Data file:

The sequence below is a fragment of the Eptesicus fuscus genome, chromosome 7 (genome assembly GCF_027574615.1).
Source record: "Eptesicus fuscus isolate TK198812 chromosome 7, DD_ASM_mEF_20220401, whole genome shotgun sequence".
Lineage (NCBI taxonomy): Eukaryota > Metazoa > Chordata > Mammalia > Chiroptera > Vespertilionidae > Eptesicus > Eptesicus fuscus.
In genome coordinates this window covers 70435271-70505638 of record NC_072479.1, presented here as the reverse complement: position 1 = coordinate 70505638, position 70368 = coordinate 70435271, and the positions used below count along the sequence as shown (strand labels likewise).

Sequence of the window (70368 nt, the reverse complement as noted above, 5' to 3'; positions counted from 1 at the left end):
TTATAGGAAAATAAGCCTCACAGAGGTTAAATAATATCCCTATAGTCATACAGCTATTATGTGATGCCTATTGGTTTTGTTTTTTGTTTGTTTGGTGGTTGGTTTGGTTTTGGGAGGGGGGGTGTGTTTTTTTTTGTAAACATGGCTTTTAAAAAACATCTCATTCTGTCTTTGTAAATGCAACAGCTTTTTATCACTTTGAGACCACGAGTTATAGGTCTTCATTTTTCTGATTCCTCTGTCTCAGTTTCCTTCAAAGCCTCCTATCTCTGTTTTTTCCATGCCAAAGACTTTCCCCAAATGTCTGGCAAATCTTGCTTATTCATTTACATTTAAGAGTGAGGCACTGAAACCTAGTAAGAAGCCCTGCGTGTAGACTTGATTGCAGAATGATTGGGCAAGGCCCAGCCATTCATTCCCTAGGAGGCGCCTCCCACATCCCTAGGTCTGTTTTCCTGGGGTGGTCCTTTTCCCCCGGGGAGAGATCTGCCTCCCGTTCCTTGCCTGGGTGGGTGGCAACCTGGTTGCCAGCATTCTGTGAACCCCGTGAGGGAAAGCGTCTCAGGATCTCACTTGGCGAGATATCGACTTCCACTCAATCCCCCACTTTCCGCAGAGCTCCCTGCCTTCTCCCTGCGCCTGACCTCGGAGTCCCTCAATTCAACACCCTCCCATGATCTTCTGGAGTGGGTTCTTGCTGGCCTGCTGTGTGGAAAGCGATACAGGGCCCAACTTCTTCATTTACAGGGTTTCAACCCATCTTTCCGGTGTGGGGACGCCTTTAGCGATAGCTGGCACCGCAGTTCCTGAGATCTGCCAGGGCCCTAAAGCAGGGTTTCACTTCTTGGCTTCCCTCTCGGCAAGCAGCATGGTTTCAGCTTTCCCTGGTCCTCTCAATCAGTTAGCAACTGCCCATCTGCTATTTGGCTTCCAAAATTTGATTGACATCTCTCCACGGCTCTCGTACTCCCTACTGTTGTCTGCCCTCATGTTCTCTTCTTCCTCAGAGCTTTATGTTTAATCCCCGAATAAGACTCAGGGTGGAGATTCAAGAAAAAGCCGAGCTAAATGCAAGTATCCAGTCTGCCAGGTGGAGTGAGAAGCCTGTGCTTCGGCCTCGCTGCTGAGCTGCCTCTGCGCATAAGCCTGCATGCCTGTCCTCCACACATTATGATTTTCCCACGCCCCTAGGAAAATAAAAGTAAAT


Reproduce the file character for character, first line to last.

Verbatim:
The sequence below is a fragment of the Eptesicus fuscus genome, chromosome 7 (genome assembly GCF_027574615.1).
Source record: "Eptesicus fuscus isolate TK198812 chromosome 7, DD_ASM_mEF_20220401, whole genome shotgun sequence".
Lineage (NCBI taxonomy): Eukaryota > Metazoa > Chordata > Mammalia > Chiroptera > Vespertilionidae > Eptesicus > Eptesicus fuscus.
In genome coordinates this window covers 70435271-70505638 of record NC_072479.1, presented here as the reverse complement: position 1 = coordinate 70505638, position 70368 = coordinate 70435271, and the positions used below count along the sequence as shown (strand labels likewise).

Sequence of the window (70368 nt, the reverse complement as noted above, 5' to 3'; positions counted from 1 at the left end):
TTATAGGAAAATAAGCCTCACAGAGGTTAAATAATATCCCTATAGTCATACAGCTATTATGTGATGCCTATTGGTTTTGTTTTTTGTTTGTTTGGTGGTTGGTTTGGTTTTGGGAGGGGGGGTGTGTTTTTTTTTGTAAACATGGCTTTTAAAAAACATCTCATTCTGTCTTTGTAAATGCAACAGCTTTTTATCACTTTGAGACCACGAGTTATAGGTCTTCATTTTTCTGATTCCTCTGTCTCAGTTTCCTTCAAAGCCTCCTATCTCTGTTTTTTCCATGCCAAAGACTTTCCCCAAATGTCTGGCAAATCTTGCTTATTCATTTACATTTAAGAGTGAGGCACTGAAACCTAGTAAGAAGCCCTGCGTGTAGACTTGATTGCAGAATGATTGGGCAAGGCCCAGCCATTCATTCCCTAGGAGGCGCCTCCCACATCCCTAGGTCTGTTTTCCTGGGGTGGTCCTTTTCCCCCGGGGAGAGATCTGCCTCCCGTTCCTTGCCTGGGTGGGTGGCAACCTGGTTGCCAGCATTCTGTGAACCCCGTGAGGGAAAGCGTCTCAGGATCTCACTTGGCGAGATATCGACTTCCACTCAATCCCCCACTTTCCGCAGAGCTCCCTGCCTTCTCCCTGCGCCTGACCTCGGAGTCCCTCAATTCAACACCCTCCCATGATCTTCTGGAGTGGGTTCTTGCTGGCCTGCTGTGTGGAAAGCGATACAGGGCCCAACTTCTTCATTTACAGGGTTTCAACCCATCTTTCCGGTGTGGGGACGCCTTTAGCGATAGCTGGCACCGCAGTTCCTGAGATCTGCCAGGGCCCTAAAGCAGGGTTTCACTTCTTGGCTTCCCTCTCGGCAAGCAGCATGGTTTCAGCTTTCCCTGGTCCTCTCAATCAGTTAGCAACTGCCCATCTGCTATTTGGCTTCCAAAATTTGATTGACATCTCTCCACGGCTCTCGTACTCCCTACTGTTGTCTGCCCTCATGTTCTCTTCTTCCTCAGAGCTTTATGTTTAATCCCCGAATAAGACTCAGGGTGGAGATTCAAGAAAAAGCCGAGCTAAATGCAAGTATCCAGTCTGCCAGGTGGAGTGAGAAGCCTGTGCTTCGGCCTCGCTGCTGAGCTGCCTCTGCGCATAAGCCTGCATGCCTGTCCTCCACACATTATGATTTTCCCACGCCCCTAGGAAAATAAAAGTAAAT